My projects are almost always focused on an interesting hypothesis about the scientific enterprise that can only be answered either by analyzing very large datasets (“big data”) or a unique dataset given to me. So my work requires a great deal of big data analysis using state-of-the-art machine learning and artificial intelligence as well as multidisciplinary collaborators.
I always try to investigate questions whose answers I intuitively feel go against the current beliefs held by the scientific community. I try to provide knowledge rather than science policies.
If you want to collaborate on a project, feel free to send me an email to firstname.lastname@example.org or fill out the form bellow at the end of this page.
This projects aims at understanding the predictors of success or failure of a paper during peer review process. Specifically, I’m studying systematic biases introduced by reviewers and authors, including their collaboration network, their geographic location, seniority, and demographics (e.g., gender, race, and age). I’m currently working with a dataset of reviews from PLoS ONE journal, its neuroscience subset, and cross-linking authors and reviews to Neurotree and publication and citation networks.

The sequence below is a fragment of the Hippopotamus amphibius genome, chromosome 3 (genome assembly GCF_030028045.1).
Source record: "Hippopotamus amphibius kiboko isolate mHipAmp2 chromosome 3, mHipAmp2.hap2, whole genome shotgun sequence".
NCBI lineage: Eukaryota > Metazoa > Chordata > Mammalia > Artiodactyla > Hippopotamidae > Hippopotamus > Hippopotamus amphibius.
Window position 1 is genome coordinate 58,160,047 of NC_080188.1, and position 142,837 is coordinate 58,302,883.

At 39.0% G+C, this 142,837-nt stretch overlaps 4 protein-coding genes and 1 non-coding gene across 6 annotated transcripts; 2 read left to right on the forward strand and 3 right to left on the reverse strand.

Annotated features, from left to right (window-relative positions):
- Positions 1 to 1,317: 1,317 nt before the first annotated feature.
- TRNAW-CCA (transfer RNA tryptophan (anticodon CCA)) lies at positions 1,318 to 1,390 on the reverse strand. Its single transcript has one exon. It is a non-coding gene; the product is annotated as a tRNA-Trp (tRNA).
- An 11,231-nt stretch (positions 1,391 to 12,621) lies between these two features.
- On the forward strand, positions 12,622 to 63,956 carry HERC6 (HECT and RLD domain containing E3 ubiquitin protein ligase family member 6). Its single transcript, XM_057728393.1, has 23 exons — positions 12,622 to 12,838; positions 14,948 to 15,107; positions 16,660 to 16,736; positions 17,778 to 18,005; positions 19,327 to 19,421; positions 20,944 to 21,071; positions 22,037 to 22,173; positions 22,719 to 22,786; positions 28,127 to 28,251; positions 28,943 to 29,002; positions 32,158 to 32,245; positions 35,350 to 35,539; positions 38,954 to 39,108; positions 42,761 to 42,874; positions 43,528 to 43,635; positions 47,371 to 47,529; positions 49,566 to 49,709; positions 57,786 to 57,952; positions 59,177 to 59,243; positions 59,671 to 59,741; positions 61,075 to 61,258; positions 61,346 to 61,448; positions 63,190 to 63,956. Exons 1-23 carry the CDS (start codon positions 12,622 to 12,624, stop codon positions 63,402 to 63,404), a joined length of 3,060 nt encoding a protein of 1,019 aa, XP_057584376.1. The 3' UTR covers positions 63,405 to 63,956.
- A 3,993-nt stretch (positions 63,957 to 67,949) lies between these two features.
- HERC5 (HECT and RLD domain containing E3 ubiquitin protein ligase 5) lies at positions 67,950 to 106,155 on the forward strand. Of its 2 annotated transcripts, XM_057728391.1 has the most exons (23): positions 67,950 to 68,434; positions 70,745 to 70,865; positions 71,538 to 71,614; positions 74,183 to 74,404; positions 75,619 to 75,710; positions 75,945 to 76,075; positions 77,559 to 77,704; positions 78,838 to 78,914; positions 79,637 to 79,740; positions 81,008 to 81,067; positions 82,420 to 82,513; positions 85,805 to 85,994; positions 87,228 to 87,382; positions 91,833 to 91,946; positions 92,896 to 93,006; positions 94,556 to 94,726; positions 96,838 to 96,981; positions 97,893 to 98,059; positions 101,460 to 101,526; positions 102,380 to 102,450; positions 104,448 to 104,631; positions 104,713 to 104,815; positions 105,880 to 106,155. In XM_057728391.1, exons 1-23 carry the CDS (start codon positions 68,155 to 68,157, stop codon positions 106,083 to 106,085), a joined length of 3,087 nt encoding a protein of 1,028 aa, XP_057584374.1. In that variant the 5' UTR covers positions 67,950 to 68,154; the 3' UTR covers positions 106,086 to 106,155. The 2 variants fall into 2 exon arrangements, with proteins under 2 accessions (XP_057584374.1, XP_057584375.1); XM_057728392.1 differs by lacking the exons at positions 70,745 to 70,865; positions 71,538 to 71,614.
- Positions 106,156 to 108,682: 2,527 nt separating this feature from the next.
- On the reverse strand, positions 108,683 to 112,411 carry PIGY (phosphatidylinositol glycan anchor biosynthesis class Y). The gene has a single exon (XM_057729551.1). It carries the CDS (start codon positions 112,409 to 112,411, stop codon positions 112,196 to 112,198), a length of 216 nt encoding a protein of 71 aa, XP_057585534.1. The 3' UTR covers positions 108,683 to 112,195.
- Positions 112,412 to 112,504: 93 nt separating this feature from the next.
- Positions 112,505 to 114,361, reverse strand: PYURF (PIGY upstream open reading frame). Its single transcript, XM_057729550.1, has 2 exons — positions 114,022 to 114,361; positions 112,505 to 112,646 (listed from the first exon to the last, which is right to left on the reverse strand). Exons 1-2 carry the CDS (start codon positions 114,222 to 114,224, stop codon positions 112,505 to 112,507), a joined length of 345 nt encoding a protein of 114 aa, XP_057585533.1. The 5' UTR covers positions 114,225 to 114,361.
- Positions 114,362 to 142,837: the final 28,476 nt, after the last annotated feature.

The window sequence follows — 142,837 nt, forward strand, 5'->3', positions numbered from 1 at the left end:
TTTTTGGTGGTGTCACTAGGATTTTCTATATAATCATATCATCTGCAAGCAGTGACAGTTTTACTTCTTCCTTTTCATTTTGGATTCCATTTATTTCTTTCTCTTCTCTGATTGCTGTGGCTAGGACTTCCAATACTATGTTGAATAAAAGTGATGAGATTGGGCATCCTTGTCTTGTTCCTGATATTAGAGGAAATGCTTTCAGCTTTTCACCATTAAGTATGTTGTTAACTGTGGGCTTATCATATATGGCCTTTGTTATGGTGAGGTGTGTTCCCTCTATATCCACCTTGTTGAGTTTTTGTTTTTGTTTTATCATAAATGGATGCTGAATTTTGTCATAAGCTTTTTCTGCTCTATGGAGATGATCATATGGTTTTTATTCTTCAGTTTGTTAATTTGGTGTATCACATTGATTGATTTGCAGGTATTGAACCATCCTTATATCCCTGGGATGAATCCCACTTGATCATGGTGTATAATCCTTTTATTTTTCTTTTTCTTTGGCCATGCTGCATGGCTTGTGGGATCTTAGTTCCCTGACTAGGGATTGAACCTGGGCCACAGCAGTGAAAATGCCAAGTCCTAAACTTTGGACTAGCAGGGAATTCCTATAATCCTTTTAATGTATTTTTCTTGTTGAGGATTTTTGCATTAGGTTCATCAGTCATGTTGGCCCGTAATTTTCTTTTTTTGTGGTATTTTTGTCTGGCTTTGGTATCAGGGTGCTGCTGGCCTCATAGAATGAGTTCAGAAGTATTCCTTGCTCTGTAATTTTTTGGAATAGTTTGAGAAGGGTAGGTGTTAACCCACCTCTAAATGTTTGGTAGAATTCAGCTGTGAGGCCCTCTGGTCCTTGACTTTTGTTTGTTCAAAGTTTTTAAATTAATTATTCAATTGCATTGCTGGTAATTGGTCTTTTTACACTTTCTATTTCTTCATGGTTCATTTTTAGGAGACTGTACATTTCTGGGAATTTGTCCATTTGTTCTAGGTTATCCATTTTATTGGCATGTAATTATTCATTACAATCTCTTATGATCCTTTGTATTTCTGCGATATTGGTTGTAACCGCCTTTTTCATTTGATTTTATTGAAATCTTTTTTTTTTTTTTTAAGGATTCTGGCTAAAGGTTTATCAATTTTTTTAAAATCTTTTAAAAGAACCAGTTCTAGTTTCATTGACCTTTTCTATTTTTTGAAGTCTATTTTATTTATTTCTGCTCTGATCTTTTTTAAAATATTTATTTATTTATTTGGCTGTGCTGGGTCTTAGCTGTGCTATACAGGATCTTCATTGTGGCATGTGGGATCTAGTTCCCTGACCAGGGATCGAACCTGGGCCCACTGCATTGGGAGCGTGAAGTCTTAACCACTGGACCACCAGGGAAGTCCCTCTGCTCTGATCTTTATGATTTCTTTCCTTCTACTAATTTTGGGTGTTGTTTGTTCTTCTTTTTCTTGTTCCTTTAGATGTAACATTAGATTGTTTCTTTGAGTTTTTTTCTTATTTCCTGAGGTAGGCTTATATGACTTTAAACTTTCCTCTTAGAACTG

Comparison of scientific “success” indexes
There is a large number of numerical indexes that attempt to the “success” of a scientists, the most famous of course being the h-index. Almost all indices make a lot of sense but how “good” are they for real decisions performed by committees, funding agencies, and scientific societies? There have been some attempts at quantifying how well these indices are predictive of “real” indicators of success, such promotion or grants. In this project, we will attempt to combine many different indexes by the success they have at predicting such “real” indicators. Our result should be an “uber” index tradeoffs “simplicity” and accuracy.
Predicting scientific success
See my Konrad Kording lab webpage about this project and also the only h-index predictor. You can read the actual article as well.
Other projects unrelated to science of science
Over the years, I’ve worked on many projects that are unrelated to science of science. Here is a list of some projects worth mentioning
Analysis of motor chunking
Chunking is an phenomenon described during the early work in memory studies. Essentially, when we repeatedly perform a task composed of many subtask, memorize a telephone number or a story, the brain implicitly “chunks” those memories into subsets.
One of most interesting aspects of this projects is that we proposed a new algorithm for inferring chunking structure solely based on response times during the task and we made this algorithm openly available online.